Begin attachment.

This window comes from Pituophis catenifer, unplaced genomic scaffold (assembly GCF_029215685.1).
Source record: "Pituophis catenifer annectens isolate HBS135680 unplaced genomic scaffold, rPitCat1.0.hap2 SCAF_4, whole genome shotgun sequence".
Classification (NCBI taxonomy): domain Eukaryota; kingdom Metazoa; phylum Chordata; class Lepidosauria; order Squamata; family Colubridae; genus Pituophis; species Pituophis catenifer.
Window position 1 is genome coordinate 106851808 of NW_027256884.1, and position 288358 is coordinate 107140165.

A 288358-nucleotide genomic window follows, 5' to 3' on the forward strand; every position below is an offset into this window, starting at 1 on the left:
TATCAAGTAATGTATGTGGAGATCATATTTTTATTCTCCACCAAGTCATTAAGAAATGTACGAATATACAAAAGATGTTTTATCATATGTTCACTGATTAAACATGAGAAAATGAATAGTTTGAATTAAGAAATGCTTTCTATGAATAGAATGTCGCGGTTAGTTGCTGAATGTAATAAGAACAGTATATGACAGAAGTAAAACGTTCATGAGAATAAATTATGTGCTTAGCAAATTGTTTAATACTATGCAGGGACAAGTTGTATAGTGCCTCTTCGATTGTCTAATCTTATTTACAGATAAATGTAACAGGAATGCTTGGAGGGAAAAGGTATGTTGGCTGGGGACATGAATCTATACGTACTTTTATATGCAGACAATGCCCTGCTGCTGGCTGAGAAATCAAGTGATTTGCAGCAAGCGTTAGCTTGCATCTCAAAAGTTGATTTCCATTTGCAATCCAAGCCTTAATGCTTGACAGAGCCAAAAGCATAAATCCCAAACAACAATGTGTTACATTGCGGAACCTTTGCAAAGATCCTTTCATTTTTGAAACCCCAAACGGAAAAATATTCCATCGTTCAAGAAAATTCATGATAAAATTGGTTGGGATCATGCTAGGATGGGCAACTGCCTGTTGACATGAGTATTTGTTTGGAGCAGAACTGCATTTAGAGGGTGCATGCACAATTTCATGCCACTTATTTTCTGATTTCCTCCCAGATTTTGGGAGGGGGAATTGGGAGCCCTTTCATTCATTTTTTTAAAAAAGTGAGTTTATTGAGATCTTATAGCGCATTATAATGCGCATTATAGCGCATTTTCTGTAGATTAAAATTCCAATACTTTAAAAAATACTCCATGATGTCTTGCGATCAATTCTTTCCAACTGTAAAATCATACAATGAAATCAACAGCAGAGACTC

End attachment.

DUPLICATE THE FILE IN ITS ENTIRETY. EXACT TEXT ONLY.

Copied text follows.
This window comes from Pituophis catenifer, unplaced genomic scaffold (assembly GCF_029215685.1).
Source record: "Pituophis catenifer annectens isolate HBS135680 unplaced genomic scaffold, rPitCat1.0.hap2 SCAF_4, whole genome shotgun sequence".
Classification (NCBI taxonomy): domain Eukaryota; kingdom Metazoa; phylum Chordata; class Lepidosauria; order Squamata; family Colubridae; genus Pituophis; species Pituophis catenifer.
Window position 1 is genome coordinate 106851808 of NW_027256884.1, and position 288358 is coordinate 107140165.

A 288358-nucleotide genomic window follows, 5' to 3' on the forward strand; every position below is an offset into this window, starting at 1 on the left:
TATCAAGTAATGTATGTGGAGATCATATTTTTATTCTCCACCAAGTCATTAAGAAATGTACGAATATACAAAAGATGTTTTATCATATGTTCACTGATTAAACATGAGAAAATGAATAGTTTGAATTAAGAAATGCTTTCTATGAATAGAATGTCGCGGTTAGTTGCTGAATGTAATAAGAACAGTATATGACAGAAGTAAAACGTTCATGAGAATAAATTATGTGCTTAGCAAATTGTTTAATACTATGCAGGGACAAGTTGTATAGTGCCTCTTCGATTGTCTAATCTTATTTACAGATAAATGTAACAGGAATGCTTGGAGGGAAAAGGTATGTTGGCTGGGGACATGAATCTATACGTACTTTTATATGCAGACAATGCCCTGCTGCTGGCTGAGAAATCAAGTGATTTGCAGCAAGCGTTAGCTTGCATCTCAAAAGTTGATTTCCATTTGCAATCCAAGCCTTAATGCTTGACAGAGCCAAAAGCATAAATCCCAAACAACAATGTGTTACATTGCGGAACCTTTGCAAAGATCCTTTCATTTTTGAAACCCCAAACGGAAAAATATTCCATCGTTCAAGAAAATTCATGATAAAATTGGTTGGGATCATGCTAGGATGGGCAACTGCCTGTTGACATGAGTATTTGTTTGGAGCAGAACTGCATTTAGAGGGTGCATGCACAATTTCATGCCACTTATTTTCTGATTTCCTCCCAGATTTTGGGAGGGGGAATTGGGAGCCCTTTCATTCATTTTTTTAAAAAAGTGAGTTTATTGAGATCTTATAGCGCATTATAATGCGCATTATAGCGCATTTTCTGTAGATTAAAATTCCAATACTTTAAAAAATACTCCATGATGTCTTGCGATCAATTCTTTCCAACTGTAAAATCATACAATGAAATCAACAGCAGAGACTC